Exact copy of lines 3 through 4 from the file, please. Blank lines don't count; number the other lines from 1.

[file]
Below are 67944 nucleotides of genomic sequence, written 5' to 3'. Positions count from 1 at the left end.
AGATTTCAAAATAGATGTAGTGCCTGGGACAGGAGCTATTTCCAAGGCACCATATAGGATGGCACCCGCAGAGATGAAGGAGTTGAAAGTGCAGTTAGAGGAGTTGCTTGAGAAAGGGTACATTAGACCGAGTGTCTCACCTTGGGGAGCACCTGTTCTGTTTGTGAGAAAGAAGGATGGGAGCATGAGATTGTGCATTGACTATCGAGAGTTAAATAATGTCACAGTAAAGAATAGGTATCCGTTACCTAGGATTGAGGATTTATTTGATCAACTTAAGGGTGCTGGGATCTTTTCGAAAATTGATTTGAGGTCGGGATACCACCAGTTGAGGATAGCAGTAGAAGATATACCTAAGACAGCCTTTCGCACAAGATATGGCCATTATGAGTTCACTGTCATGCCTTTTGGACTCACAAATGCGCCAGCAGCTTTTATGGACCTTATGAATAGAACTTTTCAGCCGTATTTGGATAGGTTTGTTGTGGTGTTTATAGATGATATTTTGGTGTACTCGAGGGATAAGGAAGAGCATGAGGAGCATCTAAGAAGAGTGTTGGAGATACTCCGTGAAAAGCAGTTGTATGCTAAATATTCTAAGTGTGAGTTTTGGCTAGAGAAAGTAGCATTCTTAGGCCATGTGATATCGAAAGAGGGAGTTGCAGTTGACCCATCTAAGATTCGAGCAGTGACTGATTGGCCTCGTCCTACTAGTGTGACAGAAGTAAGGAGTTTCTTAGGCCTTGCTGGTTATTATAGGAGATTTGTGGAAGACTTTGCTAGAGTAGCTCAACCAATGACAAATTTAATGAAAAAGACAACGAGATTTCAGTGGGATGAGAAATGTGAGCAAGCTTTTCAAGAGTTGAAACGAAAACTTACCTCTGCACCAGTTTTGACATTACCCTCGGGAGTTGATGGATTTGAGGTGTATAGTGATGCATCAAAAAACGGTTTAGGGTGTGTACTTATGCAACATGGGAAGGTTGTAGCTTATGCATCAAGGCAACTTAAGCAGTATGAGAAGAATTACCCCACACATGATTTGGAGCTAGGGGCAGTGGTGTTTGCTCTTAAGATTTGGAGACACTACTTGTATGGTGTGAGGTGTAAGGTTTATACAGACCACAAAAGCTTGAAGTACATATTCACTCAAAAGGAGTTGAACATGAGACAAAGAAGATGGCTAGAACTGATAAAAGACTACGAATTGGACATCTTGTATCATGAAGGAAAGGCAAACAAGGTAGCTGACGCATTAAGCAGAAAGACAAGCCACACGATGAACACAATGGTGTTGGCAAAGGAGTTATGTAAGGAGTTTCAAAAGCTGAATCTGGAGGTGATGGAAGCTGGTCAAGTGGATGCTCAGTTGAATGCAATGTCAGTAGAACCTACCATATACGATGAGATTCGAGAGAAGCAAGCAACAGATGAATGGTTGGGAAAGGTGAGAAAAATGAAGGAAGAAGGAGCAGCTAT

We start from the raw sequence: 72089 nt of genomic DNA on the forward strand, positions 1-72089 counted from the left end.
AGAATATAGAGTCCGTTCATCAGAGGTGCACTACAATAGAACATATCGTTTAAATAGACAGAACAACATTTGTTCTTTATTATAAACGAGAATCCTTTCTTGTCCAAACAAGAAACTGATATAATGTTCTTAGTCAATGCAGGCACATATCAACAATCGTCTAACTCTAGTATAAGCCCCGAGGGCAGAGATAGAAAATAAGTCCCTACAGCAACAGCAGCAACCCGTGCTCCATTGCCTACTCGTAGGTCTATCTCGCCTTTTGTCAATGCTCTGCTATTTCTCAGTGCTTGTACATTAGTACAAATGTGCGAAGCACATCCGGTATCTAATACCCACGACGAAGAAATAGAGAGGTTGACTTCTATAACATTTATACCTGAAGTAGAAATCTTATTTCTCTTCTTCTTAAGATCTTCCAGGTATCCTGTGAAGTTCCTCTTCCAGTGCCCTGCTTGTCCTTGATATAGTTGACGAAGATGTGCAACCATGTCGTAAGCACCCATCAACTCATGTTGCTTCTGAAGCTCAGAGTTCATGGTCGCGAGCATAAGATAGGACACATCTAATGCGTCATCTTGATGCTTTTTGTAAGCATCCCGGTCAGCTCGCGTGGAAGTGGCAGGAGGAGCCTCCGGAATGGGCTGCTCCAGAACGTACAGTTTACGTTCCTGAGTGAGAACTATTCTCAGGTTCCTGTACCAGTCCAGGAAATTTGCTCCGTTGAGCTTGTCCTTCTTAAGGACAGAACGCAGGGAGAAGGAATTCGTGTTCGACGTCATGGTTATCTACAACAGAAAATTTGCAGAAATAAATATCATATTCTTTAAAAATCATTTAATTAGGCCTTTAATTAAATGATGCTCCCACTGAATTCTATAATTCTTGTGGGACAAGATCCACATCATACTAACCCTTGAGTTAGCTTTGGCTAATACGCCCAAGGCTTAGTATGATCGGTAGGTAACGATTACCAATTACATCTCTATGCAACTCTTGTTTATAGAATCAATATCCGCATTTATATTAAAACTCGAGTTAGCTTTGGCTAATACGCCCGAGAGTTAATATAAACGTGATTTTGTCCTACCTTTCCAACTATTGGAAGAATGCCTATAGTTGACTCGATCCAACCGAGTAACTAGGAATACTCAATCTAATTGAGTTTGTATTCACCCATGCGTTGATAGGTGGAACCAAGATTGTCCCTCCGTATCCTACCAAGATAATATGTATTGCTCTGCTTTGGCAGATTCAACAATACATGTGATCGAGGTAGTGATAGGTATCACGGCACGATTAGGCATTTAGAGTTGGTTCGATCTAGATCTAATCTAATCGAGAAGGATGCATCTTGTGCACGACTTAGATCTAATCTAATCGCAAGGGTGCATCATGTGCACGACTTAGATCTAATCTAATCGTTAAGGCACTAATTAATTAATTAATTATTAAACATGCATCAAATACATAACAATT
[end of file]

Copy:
We start from the raw sequence: 72089 nt of genomic DNA on the forward strand, positions 1-72089 counted from the left end.
AGAATATAGAGTCCGTTCATCAGAGGTGCACTACAATAGAACATATCGTTTAAATAGACAGAACAACATTTGTTCTTTATTATAAACGAGAATCCTTTCTTGTCCAAACAAGAAACTGATATAATGTTCTTAGTCAATGCAGGCACATATCAACAATCGTCTAACTCTAGTATAAGCCCCGAGGGCAGAGATAGAAAATAAGTCCCTACAGCAACAGCAGCAACCCGTGCTCCATTGCCTACTCGTAGGTCTATCTCGCCTTTTGTCAATGCTCTGCTATTTCTCAGTGCTTGTACATTAGTACAAATGTGCGAAGCACATCCGGTATCTAATACCCACGACGAAGAAATAGAGAGGTTGACTTCTATAACATTTATACCTGAAGTAGAAATCTTATTTCTCTTCTTCTTAAGATCTTCCAGGTATCCTGTGAAGTTCCTCTTCCAGTGCCCTGCTTGTCCTTGATATAGTTGACGAAGATGTGCAACCATGTCGTAAGCACCCATCAACTCATGTTGCTTCTGAAGCTCAGAGTTCATGGTCGCGAGCATAAGATAGGACACATCTAATGCGTCATCTTGATGCTTTTTGTAAGCATCCCGGTCAGCTCGCGTGGAAGTGGCAGGAGGAGCCTCCGGAATGGGCTGCTCCAGAACGTACAGTTTACGTTCCTGAGTGAGAACTATTCTCAGGTTCCTGTACCAGTCCAGGAAATTTGCTCCGTTGAGCTTGTCCTTCTTAAGGACAGAACGCAGGGAGAAGGAATTCGTGTTCGACGTCATGGTTATCTACAACAGAAAATTTGCAGAAATAAATATCATATTCTTTAAAAATCATTTAATTAGGCCTTTAATTAAATGATGCTCCCACTGAATTCTATAATTCTTGTGGGACAAGATCCACATCATACTAACCCTTGAGTTAGCTTTGGCTAATACGCCCAAGGCTTAGTATGATCGGTAGGTAACGATTACCAATTACATCTCTATGCAACTCTTGTTTATAGAATCAATATCCGCATTTATATTAAAACTCGAGTTAGCTTTGGCTAATACGCCCGAGAGTTAATATAAACGTGATTTTGTCCTACCTTTCCAACTATTGGAAGAATGCCTATAGTTGACTCGATCCAACCGAGTAACTAGGAATACTCAATCTAATTGAGTTTGTATTCACCCATGCGTTGATAGGTGGAACCAAGATTGTCCCTCCGTATCCTACCAAGATAATATGTATTGCTCTGCTTTGGCAGATTCAACAATACATGTGATCGAGGTAGTGATAGGTATCACGGCACGATTAGGCATTTAGAGTTGGTTCGATCTAGATCTAATCTAATCGAGAAGGATGCATCTTGTGCACGACTTAGATCTAATCTAATCGCAAGGGTGCATCATGTGCACGACTTAGATCTAATCTAATCGTTAAGGCACTAATTAATTAATTAATTATTAAACATGCATCAAATACATAACAATT